Soon, from a distance, Floriane began to snap passers-by set like jewels in the urban matrix … Finally, she confronted the Other. And, first and foremost, herself, since she is the first person to appear in the series, in “View No. 21” (cf. the cover of the book). By placing her camera on the roof of the building opposite and releasing the shutter via remote control, she was able to capture an image of herself at home in Apartment # 4F in East Village, Manhattan, with the impassible city and the silent sky above her. After that, every one of her “views” contains and delivers a solitary character, like a forlorn watchman. A presence at once absent from the world and at the heart of the world, excessive or present by default, often feminine, often in red, ecstatic and lost, sacred and savage. Recognizable. 

With their metallic colors, these images outline an interior, intimate geography, the geography of our presence in the world, the presence of the human being after the death of the gods and the great utopias of the 20th Century. 

Each shot is a mirror held up to our consciousness. A sleepless mirror, ceaselessly monitoring our reflections. In the greedy, watchful silence and in the convoy of successive nights, from one “view to the next, it’s always the same obsessive quest: what remains of post-modern man, a core of solitude, which resists, which fall in love with the night. 

We’d like to avert our gaze, quieten down the silence. And yet we are hypnotized by the blinding lights, promises of life, and by our fantasmatic double, at once so near to us and so far away. 

The day will come and make everything disappear. Wait a while longer by the window in this denouement which is a form of plenitude.

Virginie Luc


Dans la haute insomnie de la mégapole, éclaboussée de lumières imprenables comme autant d’îlots de solitude, un coeur bat, fragile, humain. 

Seule à son balcon, une fine silhouette, plaquée contre la toile des gratte-ciels.

En suspend au-dessus de la ville, une femme prise dans une cage de verre. Solitaire encore, une autre figure blottie dans l’intimité de sa chambre… Il y a quelque chose d’inaccessible dans leur rêverie silencieuse. Comme si la nuit les rendait à elles-mêmes.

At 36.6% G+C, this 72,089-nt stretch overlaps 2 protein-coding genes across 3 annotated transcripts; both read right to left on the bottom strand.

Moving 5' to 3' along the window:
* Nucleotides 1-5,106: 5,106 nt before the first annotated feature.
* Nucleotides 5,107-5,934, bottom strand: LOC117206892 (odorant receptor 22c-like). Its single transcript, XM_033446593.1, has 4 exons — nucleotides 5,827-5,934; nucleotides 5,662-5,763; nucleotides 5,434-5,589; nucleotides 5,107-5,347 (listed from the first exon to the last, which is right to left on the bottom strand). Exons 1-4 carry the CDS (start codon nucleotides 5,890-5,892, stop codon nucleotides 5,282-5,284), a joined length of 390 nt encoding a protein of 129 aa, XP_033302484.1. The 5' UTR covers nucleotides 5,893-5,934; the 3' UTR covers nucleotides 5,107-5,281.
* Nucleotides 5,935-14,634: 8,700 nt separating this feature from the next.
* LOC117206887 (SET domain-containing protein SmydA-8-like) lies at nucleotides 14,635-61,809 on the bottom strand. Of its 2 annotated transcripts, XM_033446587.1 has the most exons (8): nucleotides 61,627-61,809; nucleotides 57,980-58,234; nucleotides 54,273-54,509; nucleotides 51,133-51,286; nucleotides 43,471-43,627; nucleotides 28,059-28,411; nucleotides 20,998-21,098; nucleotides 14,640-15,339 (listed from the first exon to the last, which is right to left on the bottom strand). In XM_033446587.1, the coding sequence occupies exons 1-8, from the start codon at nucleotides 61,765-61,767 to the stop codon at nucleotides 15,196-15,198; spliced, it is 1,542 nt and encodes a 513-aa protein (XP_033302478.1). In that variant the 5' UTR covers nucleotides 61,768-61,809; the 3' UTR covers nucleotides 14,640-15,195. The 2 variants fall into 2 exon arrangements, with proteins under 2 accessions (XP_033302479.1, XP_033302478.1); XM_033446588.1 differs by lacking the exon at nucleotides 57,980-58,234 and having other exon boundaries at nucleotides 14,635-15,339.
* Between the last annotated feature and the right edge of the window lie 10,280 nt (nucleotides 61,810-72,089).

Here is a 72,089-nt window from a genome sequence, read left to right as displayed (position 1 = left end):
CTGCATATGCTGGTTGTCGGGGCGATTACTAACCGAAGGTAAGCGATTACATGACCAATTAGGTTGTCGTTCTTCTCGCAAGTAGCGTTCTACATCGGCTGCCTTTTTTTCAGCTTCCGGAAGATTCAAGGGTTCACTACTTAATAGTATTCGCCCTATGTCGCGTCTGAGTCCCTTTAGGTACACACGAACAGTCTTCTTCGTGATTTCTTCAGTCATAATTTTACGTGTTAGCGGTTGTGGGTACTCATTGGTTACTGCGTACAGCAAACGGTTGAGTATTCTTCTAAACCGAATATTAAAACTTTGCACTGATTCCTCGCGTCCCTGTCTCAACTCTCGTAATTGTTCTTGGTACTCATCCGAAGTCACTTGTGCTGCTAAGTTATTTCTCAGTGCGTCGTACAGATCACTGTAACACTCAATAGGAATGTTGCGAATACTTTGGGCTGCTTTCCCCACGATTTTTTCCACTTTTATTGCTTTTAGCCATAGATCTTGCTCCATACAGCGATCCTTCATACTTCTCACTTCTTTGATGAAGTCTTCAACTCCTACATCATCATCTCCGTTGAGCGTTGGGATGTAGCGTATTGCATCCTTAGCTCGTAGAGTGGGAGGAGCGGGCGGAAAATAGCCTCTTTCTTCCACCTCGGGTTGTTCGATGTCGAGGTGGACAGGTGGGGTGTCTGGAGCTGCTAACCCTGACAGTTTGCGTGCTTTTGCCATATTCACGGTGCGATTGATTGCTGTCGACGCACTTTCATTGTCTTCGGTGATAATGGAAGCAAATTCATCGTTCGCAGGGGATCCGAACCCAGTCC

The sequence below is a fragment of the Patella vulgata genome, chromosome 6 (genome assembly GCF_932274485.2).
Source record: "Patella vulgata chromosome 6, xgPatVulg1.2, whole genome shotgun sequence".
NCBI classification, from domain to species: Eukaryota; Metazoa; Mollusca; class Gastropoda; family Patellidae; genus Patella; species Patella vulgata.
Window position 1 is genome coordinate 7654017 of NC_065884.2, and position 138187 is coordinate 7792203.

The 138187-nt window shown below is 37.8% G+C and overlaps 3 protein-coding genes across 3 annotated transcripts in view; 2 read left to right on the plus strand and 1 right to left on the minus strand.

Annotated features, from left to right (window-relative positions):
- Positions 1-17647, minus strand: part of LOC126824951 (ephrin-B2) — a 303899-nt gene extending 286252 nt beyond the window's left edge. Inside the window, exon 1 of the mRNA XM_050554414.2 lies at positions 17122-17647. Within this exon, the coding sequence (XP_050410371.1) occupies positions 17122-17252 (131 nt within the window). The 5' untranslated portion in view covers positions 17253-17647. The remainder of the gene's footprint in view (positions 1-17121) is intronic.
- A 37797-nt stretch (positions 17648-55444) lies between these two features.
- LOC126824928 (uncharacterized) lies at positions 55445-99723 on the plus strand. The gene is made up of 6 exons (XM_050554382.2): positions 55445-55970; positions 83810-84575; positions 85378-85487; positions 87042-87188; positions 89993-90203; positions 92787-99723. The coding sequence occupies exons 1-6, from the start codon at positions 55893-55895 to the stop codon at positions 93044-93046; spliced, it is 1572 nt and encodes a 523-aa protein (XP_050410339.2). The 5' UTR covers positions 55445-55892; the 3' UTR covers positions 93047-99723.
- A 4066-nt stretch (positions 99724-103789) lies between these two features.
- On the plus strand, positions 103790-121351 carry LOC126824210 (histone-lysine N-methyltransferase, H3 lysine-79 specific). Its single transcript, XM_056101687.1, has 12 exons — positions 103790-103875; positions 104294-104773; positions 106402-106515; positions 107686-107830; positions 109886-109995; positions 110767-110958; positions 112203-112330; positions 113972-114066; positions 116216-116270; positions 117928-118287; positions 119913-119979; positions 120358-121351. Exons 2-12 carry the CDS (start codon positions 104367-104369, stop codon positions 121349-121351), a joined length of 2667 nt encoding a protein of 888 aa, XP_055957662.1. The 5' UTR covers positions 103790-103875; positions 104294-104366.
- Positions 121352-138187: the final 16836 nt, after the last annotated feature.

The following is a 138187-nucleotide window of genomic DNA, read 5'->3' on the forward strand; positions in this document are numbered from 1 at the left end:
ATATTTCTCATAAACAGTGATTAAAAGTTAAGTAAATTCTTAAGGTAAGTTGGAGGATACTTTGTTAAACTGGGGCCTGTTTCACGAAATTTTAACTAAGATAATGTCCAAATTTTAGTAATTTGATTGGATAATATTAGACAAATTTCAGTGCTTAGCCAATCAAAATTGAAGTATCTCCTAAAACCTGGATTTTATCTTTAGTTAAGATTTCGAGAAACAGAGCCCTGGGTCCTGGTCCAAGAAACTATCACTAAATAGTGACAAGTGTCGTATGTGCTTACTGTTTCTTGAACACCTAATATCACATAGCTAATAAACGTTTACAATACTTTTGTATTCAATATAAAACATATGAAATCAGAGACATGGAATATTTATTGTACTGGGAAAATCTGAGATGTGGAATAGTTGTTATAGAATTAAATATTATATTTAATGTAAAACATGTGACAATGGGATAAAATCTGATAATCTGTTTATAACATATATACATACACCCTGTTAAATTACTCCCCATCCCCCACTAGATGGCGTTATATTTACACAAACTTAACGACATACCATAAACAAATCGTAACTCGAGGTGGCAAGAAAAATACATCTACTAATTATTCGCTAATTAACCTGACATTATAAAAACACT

« Inside Views » sont autant de fenêtres ouvertes. Sur le dehors. Sur la nuit, l’autre nuit, n’importe quelle nuit, comme si aucun jour n’était à venir. Sur la ville vorace, tentaculaire, inhumaine, c’est-à-dire sans limites, in finie. Sur le dedans aussi, l’intérieur, le songe, sur soi-même, sur le silence de la solitude, comme une calme souffrance. 

« Dans le jour, on ne voit rien, les couleurs s’estompent, les gens s’absentent. Ils sont happés à l’extérieur de chez eux et d’eux-mêmes. Alors, j’attends la nuit, ses couleurs, son intensité, ses vibrations, son silence, ses feux. J’attends l’intimité de la nuit ».

Floriane n’en finit pas de regarder tomber la nuit sur les grandes cités du monde. Depuis 2004, de New York à Shanghai, avec la même attention, le même soin, dans des mises en scène savamment orchestrées, elle capture la ville d’en haut. 

« Chaque prise de vue est une mise en scène qui nécessite des journées entières de préparation… Rien n’est laissé au hasard. Sauf le hasard lui-même, c’est-à-dire, tout ce qui échappe à mon contrôle : c’est la pluie qui se met à tomber, une fenêtre qui soudain s’éclaire ou s’éteint, un passant imprévu, les feux d’une voiture, le faisceau d’un lampadaire… À chaque fois, il me faut gérer cette part d’imprévu, « l’erreur » qui risque de perturber mes plans et, par chance, enrichir l’image. Je ne sais jamais de façon certaine ce que j’ai photographié avant de développer le négatif, parfois même, avant de faire des grands tirages…»  

Chaque image est un diptyque naturel, sans artifices ni retouches, qui juxtapose un premier plan calme, intime, apollinien, où l’on perçoit un être isolé, « tel qu’en lui-même enfin », et un second plan, celui de la ville fourmillante, dionysiaque, irradiée par des ocelles de lumière qui éparpillent l’obscurité. La tension émane de la coexistence, en un seul et même paysage, des contraires :  intérieur et extérieur, clarté et obscurité, solitude et nombre, aplat et relief, vide et plein, immobilité et mouvement, silence et bruit, identité et anonymat.  

« Peu importe qu’il s’agisse de Paris, New York, Moscou ou Istanbul. Je ne photographie pas des villes, mais La ville, une sorte de ville imaginaire qui habite chaque mégapole. La ville est le produit de la démesure de l’homme, de son génie, de sa folie. Elle l’excède, le déborde. Elle est sur le point de le dévorer ».

Virginie Luc